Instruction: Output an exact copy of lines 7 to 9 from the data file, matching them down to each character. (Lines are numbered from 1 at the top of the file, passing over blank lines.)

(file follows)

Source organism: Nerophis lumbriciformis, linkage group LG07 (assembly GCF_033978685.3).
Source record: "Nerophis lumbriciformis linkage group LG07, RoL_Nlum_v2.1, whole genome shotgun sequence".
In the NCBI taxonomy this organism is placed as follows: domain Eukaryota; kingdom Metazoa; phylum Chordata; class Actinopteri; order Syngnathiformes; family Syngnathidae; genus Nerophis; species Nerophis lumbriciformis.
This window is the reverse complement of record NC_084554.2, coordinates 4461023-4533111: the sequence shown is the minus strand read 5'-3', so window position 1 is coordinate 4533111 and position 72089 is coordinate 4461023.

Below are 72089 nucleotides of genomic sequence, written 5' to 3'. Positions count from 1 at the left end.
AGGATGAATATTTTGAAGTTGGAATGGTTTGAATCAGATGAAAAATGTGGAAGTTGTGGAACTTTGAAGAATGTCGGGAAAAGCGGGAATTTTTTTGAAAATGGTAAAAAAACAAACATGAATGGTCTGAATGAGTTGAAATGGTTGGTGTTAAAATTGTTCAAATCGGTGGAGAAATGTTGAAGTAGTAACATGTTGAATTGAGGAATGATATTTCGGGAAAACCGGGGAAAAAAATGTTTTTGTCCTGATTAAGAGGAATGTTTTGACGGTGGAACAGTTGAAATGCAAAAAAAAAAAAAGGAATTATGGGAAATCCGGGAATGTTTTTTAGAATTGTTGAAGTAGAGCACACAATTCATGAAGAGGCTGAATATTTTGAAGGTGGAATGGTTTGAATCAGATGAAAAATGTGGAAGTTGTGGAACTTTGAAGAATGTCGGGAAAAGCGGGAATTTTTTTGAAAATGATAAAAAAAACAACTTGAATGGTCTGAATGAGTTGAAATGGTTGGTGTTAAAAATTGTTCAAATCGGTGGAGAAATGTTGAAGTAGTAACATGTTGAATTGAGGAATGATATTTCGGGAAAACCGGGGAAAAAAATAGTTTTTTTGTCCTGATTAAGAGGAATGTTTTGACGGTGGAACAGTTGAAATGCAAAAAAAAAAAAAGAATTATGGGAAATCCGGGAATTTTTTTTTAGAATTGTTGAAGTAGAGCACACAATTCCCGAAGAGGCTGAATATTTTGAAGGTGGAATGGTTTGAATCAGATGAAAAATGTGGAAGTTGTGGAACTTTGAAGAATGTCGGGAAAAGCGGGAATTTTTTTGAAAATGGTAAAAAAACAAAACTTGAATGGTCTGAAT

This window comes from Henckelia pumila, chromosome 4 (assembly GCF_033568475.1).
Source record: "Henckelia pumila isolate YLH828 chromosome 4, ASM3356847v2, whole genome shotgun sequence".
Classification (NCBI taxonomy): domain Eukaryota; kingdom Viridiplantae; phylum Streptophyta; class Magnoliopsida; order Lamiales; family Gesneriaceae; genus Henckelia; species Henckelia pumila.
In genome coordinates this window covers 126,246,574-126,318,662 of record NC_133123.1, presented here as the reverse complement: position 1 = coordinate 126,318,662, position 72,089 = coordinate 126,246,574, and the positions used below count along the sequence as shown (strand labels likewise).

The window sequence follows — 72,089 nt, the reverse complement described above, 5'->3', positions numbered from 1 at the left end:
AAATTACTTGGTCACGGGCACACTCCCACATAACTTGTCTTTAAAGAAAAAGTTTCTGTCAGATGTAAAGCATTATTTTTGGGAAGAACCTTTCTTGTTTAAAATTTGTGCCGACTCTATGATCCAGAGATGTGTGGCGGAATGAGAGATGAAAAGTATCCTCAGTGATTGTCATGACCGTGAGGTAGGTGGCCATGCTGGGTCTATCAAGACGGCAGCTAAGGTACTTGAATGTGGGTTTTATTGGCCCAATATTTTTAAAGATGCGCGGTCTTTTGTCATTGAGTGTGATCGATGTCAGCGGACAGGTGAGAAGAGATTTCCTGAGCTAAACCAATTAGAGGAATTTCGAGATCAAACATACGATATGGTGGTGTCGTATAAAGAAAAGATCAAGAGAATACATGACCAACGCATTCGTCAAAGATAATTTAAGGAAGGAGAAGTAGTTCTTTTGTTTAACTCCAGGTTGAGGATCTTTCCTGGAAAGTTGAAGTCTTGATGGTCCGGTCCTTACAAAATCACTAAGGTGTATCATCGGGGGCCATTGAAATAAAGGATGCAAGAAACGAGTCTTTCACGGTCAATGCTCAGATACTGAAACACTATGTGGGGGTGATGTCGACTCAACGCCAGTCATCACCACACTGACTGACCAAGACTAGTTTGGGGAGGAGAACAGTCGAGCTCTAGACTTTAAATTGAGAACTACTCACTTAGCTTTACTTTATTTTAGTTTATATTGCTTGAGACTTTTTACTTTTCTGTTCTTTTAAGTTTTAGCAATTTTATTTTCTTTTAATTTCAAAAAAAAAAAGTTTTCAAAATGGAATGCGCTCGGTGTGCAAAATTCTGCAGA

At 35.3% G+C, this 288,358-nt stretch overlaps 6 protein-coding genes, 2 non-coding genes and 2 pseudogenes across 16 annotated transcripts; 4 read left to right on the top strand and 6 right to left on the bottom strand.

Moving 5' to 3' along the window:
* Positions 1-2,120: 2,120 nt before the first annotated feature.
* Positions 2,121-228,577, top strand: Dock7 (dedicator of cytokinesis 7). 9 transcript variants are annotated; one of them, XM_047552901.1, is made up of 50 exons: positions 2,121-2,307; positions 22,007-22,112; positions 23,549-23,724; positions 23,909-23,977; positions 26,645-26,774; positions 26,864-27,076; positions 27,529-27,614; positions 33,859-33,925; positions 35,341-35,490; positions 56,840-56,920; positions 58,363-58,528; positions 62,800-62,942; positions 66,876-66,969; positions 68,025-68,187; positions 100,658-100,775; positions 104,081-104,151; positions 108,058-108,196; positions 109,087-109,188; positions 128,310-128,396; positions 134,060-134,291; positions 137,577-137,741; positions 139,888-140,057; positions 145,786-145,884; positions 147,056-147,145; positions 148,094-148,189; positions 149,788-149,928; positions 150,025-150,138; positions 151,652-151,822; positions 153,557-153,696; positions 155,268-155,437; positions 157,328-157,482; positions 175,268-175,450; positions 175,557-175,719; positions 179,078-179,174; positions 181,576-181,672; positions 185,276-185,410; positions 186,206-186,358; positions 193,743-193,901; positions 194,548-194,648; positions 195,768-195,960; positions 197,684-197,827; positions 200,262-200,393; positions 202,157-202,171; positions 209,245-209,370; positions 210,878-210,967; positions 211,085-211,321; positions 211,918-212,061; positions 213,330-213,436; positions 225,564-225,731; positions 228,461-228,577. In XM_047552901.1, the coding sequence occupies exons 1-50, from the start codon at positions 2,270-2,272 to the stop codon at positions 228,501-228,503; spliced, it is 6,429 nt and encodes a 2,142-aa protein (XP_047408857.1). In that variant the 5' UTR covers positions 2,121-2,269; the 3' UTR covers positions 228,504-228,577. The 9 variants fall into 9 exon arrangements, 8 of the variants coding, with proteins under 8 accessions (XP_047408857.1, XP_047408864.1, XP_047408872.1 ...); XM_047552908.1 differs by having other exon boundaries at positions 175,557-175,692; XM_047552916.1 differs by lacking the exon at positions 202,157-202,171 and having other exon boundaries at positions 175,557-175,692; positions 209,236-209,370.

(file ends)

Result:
This window comes from Henckelia pumila, chromosome 4 (assembly GCF_033568475.1).
Source record: "Henckelia pumila isolate YLH828 chromosome 4, ASM3356847v2, whole genome shotgun sequence".
Classification (NCBI taxonomy): domain Eukaryota; kingdom Viridiplantae; phylum Streptophyta; class Magnoliopsida; order Lamiales; family Gesneriaceae; genus Henckelia; species Henckelia pumila.